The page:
- 60 tufted ducks (or thereabouts).
- The cathedral of a motorway bridge.
- A view from a bridge. Continue reading10 things I found on my afternoon walk
I’ve now been living in Amsterdam for two weeks. The first three days here we were stuck in the flat waiting for our boxes to be delivered. So for the first few days we only saw our surroundings by night. Then we had one day of getting out of the house before I managed to get ill. Continue readingComing and going: Nottingham to Amsterdam
Jealousy is not an attractive emotion. Being jealous makes you look small and petty. It makes you feel small too. But I have to admit I felt a tinge of jealousy recently when I read about Eleanor Catton winning the Man Booker Prize. At 28 she is the youngest winner ever of the prize. Perhaps because I have a birthday coming up soon (and because I can’t believe its been nearly a year since my last birthday) I’ve been thinking a lot about where I am in my life and where I’d like to be. Of course, writing has figured a lot in all this cogitating. Continue readingWhat does it mean to be a successful writer?
I wrote this piece for my MA in Writing, Nature and Place. It was originally published in Peninsula Magazine.
The journey from Plymouth to Penryn begins at my kitchen table. I set up my laptop, make myself a cup of tea and type Plymouth into the search bar of Google maps. I’m dropped down into the middle of the Royal Parade. I do a 360° turn, it looks to be a thoroughfare with shops on one side and a church on the other. Google Street View works by showing a yellow line along the road you are on. Arrows pointing backward and forward allow you to select the previous or next image, enabling you to “travel” along the road. I click on the arrow pointing east and set off under a grey and overcast sky. I reach a roundabout and try to navigate my way round it. It’s disorientating and I have to stop and check I haven’t missed my exit. I’m beginning to realise this journey is going to be a long and arduous process. Continue readingFrom Plymouth to Penryn via Google Maps
It rained on Saturday. I don’t mean that there was a brief shower. I mean it was raining when I woke up and it was still raining when I went to bed. The sky was so grey and overcast that the light never seemed to get beyond pre-dawn levels. All day it felt as though the whole world was ready to go back to bed again. I tried going for a walk but quickly turned back after a car drove through a large puddle and soaked me.
On Sunday afternoon, when the rain finally stopped and the sky started to show hints of blue I quickly put on boots and a coat and headed out – grabbing my umbrella on the way, just in case. Continue readingNew paths and muddy boots, or what I bought back from the wild
I know I’m a little late, but as it was recently National Poetry Day I thought I’d dig up a few of my old poems. The theme for this year’s National Poetry Day was ‘water, water everywhere’ so I’ve picked out some poems that were inspired by the sea. Specifically, these are both poems I wrote whilst living by the sea in St Andrews. Continue readingNational Poetry Day: water, water everywhere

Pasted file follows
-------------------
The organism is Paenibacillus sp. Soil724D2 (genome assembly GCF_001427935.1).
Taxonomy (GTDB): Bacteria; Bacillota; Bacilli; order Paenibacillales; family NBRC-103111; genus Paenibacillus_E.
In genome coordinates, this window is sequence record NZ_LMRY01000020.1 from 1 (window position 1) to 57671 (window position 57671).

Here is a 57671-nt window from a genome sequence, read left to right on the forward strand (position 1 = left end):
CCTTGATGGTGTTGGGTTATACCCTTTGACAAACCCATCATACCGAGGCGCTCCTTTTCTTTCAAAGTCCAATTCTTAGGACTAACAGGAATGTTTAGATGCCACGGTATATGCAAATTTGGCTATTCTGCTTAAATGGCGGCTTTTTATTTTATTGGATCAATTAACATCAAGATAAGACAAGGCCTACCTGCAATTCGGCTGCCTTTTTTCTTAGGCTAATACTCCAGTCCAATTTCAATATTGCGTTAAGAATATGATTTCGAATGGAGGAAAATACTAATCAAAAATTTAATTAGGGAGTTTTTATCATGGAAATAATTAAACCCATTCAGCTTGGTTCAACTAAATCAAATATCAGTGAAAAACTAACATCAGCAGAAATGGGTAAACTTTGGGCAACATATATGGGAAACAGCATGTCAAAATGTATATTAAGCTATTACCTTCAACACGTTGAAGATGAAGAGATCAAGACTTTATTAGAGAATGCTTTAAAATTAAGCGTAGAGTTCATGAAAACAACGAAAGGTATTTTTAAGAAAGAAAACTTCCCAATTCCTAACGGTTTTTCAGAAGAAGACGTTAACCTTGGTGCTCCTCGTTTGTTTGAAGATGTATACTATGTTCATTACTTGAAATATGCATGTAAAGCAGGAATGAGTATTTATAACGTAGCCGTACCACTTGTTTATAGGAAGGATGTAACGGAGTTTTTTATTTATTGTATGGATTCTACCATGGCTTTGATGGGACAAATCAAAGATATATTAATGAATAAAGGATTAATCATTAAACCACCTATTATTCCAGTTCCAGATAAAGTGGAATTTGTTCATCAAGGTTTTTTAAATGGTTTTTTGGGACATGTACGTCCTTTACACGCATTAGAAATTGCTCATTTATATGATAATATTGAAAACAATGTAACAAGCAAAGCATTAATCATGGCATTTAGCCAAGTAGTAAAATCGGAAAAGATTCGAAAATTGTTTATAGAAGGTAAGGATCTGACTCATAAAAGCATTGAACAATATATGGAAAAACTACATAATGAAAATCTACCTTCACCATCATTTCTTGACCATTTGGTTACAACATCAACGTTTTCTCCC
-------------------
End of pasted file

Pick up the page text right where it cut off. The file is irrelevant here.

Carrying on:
The University of Nottingham’s Park campus is currently playing host to the Art In Your Park exhibition, with art works dotted around the campus. This week, on a walk round the lake on campus, I came across a few of the exhibits. The exhibition is supposed to explore ‘the enduring bond between nature and culture’, but I thought it was interesting the way nature (and possible people) were interacting with the art works, with parts falling off or being blown around by the wind. It certainly added some interest to my usual lunchtime walk! Continue readingArt In Your Park
I want to write about my year of being less afraid and how it has helped me become a better writer, but it is hard to write about fear. It is hard because fear is so close to the bone. When you start writing about fear you also run the risk of sounding like a self-help book. But I suppose that is a line all writers have to tread. The best writing is not just written, but felt, and that brings with it the possibility of clichés. Continue readingHow being less afraid has made me a better writer
The Nottinghamshire Wildlife Trust recently held an Urban Safari – a 7.5km guided walk around some of Nottingham’s many urban nature spots, including parks, wastelands, woods and a city farm.
It was a really enjoyable day out – it was a great opportunity to see some parts of Nottingham I probably wouldn’t have visited otherwise and to discover just how much nature there is in the city, as well as meeting some lovely people.
There have been a few occasions now where I’ve googled a bird’s name and instead of the bird, the top result has been a celebrity. It always gives me a chuckle, so I thought I’d share them. Continue readingBird… or celebrity?